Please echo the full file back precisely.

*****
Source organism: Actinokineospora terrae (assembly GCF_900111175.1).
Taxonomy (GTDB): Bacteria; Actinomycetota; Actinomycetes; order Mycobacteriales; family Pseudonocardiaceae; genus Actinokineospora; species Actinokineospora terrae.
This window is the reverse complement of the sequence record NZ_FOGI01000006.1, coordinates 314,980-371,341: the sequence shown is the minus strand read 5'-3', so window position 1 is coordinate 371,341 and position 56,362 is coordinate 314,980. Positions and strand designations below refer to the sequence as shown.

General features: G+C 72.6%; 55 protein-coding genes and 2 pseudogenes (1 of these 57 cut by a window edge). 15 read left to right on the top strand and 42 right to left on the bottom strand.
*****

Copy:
Source organism: Actinokineospora terrae (assembly GCF_900111175.1).
Taxonomy (GTDB): Bacteria; Actinomycetota; Actinomycetes; order Mycobacteriales; family Pseudonocardiaceae; genus Actinokineospora; species Actinokineospora terrae.
This window is the reverse complement of the sequence record NZ_FOGI01000006.1, coordinates 314,980-371,341: the sequence shown is the minus strand read 5'-3', so window position 1 is coordinate 371,341 and position 56,362 is coordinate 314,980. Positions and strand designations below refer to the sequence as shown.

General features: G+C 72.6%; 55 protein-coding genes and 2 pseudogenes (1 of these 57 cut by a window edge). 15 read left to right on the top strand and 42 right to left on the bottom strand.